"I think it would be great," Shrem said of More's real estate offer. "It would be a private transaction. He can sell his house to anyone in the world, it doesn't have to be from Canada, and it won't cost anything to move that money."

Other news from some 400 years ago:
Noblemen, citizens, farmers, mechanics, seamen, footmen, maidservants, even chimney-sweeps and old clotheswomen, dabbled in tulips. People converted their property into cash, and invested it in flowers. Houses and lands were offered for sale at ruinously low prices, or used to pay for tulips.

If you have invested a big chunk of your money in BC, take profits now.
Perhaps I am just old-fashioned, or perhaps I am simply a cranky old man, but I'll take cold hard silver over a "virtual currency" any day of the week. While I think I understand the idea and the principle behind Bit Coin, I do not trust it. All it takes is a system crash or a denial of service wide-spread attack and the system grinds to a halt. I guess I just prefer having the ability to hold a genuine bit of metal in my hand.

Either way, I am resisting this movement because I think the world would be a better place with a simple gold standard. There would be far fewer wars without fiat regimes because without resources immediately at hand, they would be too costly to wage, and the populations affected would not allow the heavy taxation required to fund war without extreme justification and the approval of the citizenry.

For me Gold & Silver are the only real money & form 80% of my 'base' but even then I think that you can't have it all in one place, you have to spread it out because risk is everywhere.

Governments and the powers that be seem to have the ability to make paper markets for gold and silver, suppress them, confiscate them if needed, and will use propaganda effectively against 'hoarders' & also make it very difficult to leave the country with them. Even previous safe havens like Switzerland feel a little less safe these days from the mighty reach of foreign governments.

This does not deter me from the idea that Gold & Silver are the only real time tested money. But on top of that I feel it's also logical for me to keep some in cash, some in items for barter & for me it makes sense to put some into a digital currency. Even though it is very new and very risky. The risk-reward and advantages/disadvantages stack for me.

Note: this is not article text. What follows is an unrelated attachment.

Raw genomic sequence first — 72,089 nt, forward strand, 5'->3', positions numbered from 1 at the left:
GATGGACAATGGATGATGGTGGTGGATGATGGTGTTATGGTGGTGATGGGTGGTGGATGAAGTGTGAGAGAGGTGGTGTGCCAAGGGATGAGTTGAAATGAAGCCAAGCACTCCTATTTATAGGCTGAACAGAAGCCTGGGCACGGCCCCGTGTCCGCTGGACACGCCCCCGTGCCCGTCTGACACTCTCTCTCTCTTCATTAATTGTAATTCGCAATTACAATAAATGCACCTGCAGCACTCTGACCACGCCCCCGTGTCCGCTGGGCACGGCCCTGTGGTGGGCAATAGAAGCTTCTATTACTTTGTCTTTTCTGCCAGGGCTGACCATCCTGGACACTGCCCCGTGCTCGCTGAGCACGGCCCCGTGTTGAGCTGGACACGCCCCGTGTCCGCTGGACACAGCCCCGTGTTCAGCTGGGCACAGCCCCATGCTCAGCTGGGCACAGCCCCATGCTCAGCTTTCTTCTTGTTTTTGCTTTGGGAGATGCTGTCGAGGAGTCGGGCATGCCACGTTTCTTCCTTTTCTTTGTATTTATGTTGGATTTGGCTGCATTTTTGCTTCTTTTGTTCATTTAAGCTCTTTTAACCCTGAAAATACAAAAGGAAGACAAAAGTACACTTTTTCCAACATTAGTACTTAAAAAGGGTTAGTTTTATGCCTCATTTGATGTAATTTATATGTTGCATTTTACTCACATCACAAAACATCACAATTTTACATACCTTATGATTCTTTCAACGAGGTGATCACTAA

I also want to believe in a better future with greater peace and more personal freedom, but when I look around me I see even now, most people seem dumbed down and asleep. So I ask myself where are the most intelligent people in the world and what are they doing right now? Personally I believe a lot of the smartest people in the world are computer geeks/hacker types. Luckily these really bright people also happens to be the most aloof, work possessed, anarchist group of guys in the world. With BTC they've found something they can all believe in and can direct their combined efforts towards. I wouldn't bet against them and I also don't want to.

I'm a liberal myself not anarchist but I support the idea of competing currencies with as little government intervention as possible.
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I wish Bitcoin well, but chalk me up as holder of physical precious metals over crypto-currency...

If Bitcoin presents any threat to the system THEY WILL take it down! If it remains a tiny niche, maybe THEY will just ignore it. But, I am not putting my money in it...

I do like the idea of putting some Bitcoins on a flash drive and flying them on down to Peru... But, what could I buy in Peru with Bitcoins? And whatever (imported into Peru) products would just get stuck in Peruvian Customs anyway... Customs there holds EVERY incoming package, even by mail.
I see Bitcoins are trading at $108.50 atm

I believe the likelihood of Southern Europeans moving 600 million dollars in BC's this month > than the likelihood of a major event happening that destroys the price of BC's this month.

The price when I posted in the Cyprus thread two hours ago was $54 let's see how long it takes to either get to $108 or crashes big time.

Looks like it took 14 days to make a 100% return.

Tulip manias are great if you sell before it bursts :)

(Personally I actually believe bitcoin does have some utility but very, very risky. I bought in @ $36 and not planning to sell any till $150, so I might still lose my initial investment/gamble.)
:clap: Good Job, unbeatable!

Re: exit strategy, why not start selling now in batches, if it is only for trade? Say, divide it into 4 tranches, sell one now (you will be almost even on your initial investment - so you can hardly loose from that point on), and sell the rest dollar-cost-averaging on your way out, as you reach your target prices? Works well for stacking, will work well for exit scenario, too - instead of trying to pick the exact top.

my $0.02

As for BC$ "fundamentals" ;), keep in mind that in recent weeks Mtgox has been overwhelmed with new account requests, they had a few thousands backlog with new account requests - I suppose most of that herd is rushing to buy "before it is too late". I don't see it continuing for very long, but I might be wrong of course.